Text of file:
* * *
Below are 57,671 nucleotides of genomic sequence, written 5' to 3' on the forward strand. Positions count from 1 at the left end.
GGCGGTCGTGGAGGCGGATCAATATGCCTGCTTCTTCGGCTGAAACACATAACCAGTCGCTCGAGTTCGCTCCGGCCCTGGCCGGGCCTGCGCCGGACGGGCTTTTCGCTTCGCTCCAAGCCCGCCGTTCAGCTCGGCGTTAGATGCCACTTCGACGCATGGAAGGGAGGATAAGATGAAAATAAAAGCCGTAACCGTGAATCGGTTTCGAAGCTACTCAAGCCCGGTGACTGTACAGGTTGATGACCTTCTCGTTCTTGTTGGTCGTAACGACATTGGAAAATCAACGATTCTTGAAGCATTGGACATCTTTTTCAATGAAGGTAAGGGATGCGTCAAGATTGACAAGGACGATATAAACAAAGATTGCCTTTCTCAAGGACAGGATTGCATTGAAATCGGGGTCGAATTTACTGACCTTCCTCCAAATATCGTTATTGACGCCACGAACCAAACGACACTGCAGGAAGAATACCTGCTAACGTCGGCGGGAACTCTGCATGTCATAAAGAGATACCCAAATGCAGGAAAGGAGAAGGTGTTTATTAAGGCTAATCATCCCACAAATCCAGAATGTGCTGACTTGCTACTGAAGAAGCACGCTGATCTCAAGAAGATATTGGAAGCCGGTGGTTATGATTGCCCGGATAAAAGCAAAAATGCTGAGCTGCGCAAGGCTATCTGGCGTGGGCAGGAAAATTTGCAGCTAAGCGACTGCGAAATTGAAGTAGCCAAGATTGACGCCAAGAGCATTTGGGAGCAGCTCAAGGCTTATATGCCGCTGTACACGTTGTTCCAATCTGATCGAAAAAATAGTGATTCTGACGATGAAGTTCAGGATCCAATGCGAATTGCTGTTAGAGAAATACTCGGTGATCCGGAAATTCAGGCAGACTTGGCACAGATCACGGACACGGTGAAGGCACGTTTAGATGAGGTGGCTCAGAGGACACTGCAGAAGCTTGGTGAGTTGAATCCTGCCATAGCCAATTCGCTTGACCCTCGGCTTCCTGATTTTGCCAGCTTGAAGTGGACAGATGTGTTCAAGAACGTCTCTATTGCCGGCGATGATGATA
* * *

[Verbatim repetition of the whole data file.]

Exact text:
Below are 57,671 nucleotides of genomic sequence, written 5' to 3' on the forward strand. Positions count from 1 at the left end.
GGCGGTCGTGGAGGCGGATCAATATGCCTGCTTCTTCGGCTGAAACACATAACCAGTCGCTCGAGTTCGCTCCGGCCCTGGCCGGGCCTGCGCCGGACGGGCTTTTCGCTTCGCTCCAAGCCCGCCGTTCAGCTCGGCGTTAGATGCCACTTCGACGCATGGAAGGGAGGATAAGATGAAAATAAAAGCCGTAACCGTGAATCGGTTTCGAAGCTACTCAAGCCCGGTGACTGTACAGGTTGATGACCTTCTCGTTCTTGTTGGTCGTAACGACATTGGAAAATCAACGATTCTTGAAGCATTGGACATCTTTTTCAATGAAGGTAAGGGATGCGTCAAGATTGACAAGGACGATATAAACAAAGATTGCCTTTCTCAAGGACAGGATTGCATTGAAATCGGGGTCGAATTTACTGACCTTCCTCCAAATATCGTTATTGACGCCACGAACCAAACGACACTGCAGGAAGAATACCTGCTAACGTCGGCGGGAACTCTGCATGTCATAAAGAGATACCCAAATGCAGGAAAGGAGAAGGTGTTTATTAAGGCTAATCATCCCACAAATCCAGAATGTGCTGACTTGCTACTGAAGAAGCACGCTGATCTCAAGAAGATATTGGAAGCCGGTGGTTATGATTGCCCGGATAAAAGCAAAAATGCTGAGCTGCGCAAGGCTATCTGGCGTGGGCAGGAAAATTTGCAGCTAAGCGACTGCGAAATTGAAGTAGCCAAGATTGACGCCAAGAGCATTTGGGAGCAGCTCAAGGCTTATATGCCGCTGTACACGTTGTTCCAATCTGATCGAAAAAATAGTGATTCTGACGATGAAGTTCAGGATCCAATGCGAATTGCTGTTAGAGAAATACTCGGTGATCCGGAAATTCAGGCAGACTTGGCACAGATCACGGACACGGTGAAGGCACGTTTAGATGAGGTGGCTCAGAGGACACTGCAGAAGCTTGGTGAGTTGAATCCTGCCATAGCCAATTCGCTTGACCCTCGGCTTCCTGATTTTGCCAGCTTGAAGTGGACAGATGTGTTCAAGAACGTCTCTATTGCCGGCGATGATGATA